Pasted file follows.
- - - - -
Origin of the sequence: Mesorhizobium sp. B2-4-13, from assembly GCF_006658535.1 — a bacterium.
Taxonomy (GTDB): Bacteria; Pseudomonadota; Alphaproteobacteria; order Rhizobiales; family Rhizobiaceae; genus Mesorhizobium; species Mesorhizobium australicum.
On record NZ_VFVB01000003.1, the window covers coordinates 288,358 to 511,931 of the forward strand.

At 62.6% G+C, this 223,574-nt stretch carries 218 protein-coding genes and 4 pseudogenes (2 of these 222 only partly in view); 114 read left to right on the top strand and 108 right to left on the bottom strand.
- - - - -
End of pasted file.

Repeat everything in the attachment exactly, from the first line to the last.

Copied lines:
Origin of the sequence: Mesorhizobium sp. B2-4-13, from assembly GCF_006658535.1 — a bacterium.
Taxonomy (GTDB): Bacteria; Pseudomonadota; Alphaproteobacteria; order Rhizobiales; family Rhizobiaceae; genus Mesorhizobium; species Mesorhizobium australicum.
On record NZ_VFVB01000003.1, the window covers coordinates 288,358 to 511,931 of the forward strand.

At 62.6% G+C, this 223,574-nt stretch carries 218 protein-coding genes and 4 pseudogenes (2 of these 222 only partly in view); 114 read left to right on the top strand and 108 right to left on the bottom strand.